September 1929 was an all-time 'low' for Dr Joe Church, missionary in the tiny East African slate of Rwanda. The country had just experienced the most terrible famine; his fiancee was ill in Britain and he feared she would not be passed fit for service in Africa, and he had just failed his first language examination. Worn out and discouraged, he decided to take a break in Kampala, the capita] of neighbouring Uganda.

Joe Church stayed with friends on Namirembe Hill and on the Sunday morning walked up to the cathedral. Outside it was an African standing by his motor-bike. His name was Simeoni Nsibambi.

'There is something missing in me and the Uganda church. Can you tell what it is?' Simeoni asked Joe.

The two men spent two days studying the Bible and praying together. In a subsequent letter home, Joe wrote. There can be nothing to stop a real outpouring of the Holy Spirit in Rwanda now except our own lack of sanctification.' Both men were transformed and Joe went back to Gahini in Rwanda a new person. Immediately conversions began to take place, and Christians started to confess faults and resentments to one another. Forgiveness was experienced and broken relationships restored.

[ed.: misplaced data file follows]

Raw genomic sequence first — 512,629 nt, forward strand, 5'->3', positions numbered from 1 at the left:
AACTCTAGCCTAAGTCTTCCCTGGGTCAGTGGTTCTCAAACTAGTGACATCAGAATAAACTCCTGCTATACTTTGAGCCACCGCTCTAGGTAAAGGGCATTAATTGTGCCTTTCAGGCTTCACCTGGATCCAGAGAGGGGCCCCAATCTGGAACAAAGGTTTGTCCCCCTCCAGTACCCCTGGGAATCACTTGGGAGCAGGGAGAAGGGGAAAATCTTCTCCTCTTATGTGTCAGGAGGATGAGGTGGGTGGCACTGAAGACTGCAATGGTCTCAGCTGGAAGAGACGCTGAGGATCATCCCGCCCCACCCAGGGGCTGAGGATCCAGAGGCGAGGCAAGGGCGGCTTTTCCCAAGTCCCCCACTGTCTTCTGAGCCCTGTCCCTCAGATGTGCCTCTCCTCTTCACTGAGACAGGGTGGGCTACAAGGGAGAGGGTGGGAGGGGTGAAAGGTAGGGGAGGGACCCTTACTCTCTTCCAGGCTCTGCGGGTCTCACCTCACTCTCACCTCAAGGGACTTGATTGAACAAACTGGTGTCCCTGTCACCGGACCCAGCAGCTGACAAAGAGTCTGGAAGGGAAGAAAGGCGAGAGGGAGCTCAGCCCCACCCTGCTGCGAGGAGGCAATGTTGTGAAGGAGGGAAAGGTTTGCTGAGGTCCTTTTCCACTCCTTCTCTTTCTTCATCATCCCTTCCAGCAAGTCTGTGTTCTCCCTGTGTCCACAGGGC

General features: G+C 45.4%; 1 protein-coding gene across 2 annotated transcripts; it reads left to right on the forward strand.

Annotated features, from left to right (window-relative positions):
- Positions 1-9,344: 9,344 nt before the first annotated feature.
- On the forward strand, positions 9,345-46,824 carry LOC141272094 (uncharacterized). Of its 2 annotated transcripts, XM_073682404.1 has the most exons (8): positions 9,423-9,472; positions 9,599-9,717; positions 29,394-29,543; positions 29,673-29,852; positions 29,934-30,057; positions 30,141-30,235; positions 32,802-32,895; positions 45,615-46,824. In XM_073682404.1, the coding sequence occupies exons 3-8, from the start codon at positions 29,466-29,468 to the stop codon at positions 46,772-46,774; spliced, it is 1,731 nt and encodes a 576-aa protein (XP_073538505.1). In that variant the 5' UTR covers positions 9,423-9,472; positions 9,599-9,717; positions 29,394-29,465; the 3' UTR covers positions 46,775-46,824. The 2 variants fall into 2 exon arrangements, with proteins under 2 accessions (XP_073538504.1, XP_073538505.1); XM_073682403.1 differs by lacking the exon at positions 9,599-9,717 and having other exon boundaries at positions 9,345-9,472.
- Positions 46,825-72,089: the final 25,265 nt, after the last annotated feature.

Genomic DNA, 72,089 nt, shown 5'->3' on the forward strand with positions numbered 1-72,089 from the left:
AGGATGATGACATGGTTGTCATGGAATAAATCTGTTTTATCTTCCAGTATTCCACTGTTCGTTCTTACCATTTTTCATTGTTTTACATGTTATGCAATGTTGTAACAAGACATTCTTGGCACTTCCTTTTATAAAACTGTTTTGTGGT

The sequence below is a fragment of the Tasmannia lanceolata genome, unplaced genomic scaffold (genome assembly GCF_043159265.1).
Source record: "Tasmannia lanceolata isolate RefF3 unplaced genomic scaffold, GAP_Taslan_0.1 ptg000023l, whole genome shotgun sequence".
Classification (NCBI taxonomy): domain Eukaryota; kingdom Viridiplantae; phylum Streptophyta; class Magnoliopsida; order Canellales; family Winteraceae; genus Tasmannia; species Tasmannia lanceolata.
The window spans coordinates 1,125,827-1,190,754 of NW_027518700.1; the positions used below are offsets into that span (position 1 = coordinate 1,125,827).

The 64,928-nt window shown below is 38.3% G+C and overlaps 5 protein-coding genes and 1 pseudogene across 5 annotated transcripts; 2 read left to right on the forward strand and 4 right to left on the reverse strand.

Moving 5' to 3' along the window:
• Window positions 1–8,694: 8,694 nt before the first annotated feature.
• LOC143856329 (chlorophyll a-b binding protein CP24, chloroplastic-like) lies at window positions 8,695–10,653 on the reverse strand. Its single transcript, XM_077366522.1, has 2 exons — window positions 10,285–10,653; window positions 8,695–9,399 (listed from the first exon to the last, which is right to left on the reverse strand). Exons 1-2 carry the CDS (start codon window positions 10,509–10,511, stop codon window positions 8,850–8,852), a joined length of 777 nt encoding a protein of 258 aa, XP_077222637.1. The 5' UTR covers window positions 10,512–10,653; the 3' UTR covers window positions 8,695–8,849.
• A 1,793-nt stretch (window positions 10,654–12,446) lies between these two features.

The East African Revival had started. From Rwanda, it spread to Uganda and Kenya. Its effects have been more lasting than almost any other revival in history, so that today there is hardly a single Protestant leader in East Africa who has not been touched by it in some way.

A different revival

Revivals were by no means unknown in Africa in the early part of the twentieth century. However, with very few exceptions, they led almost immediately to schism and were often linked with anti-colonial feeling. The Africans, understandably, wanted a church of their ...

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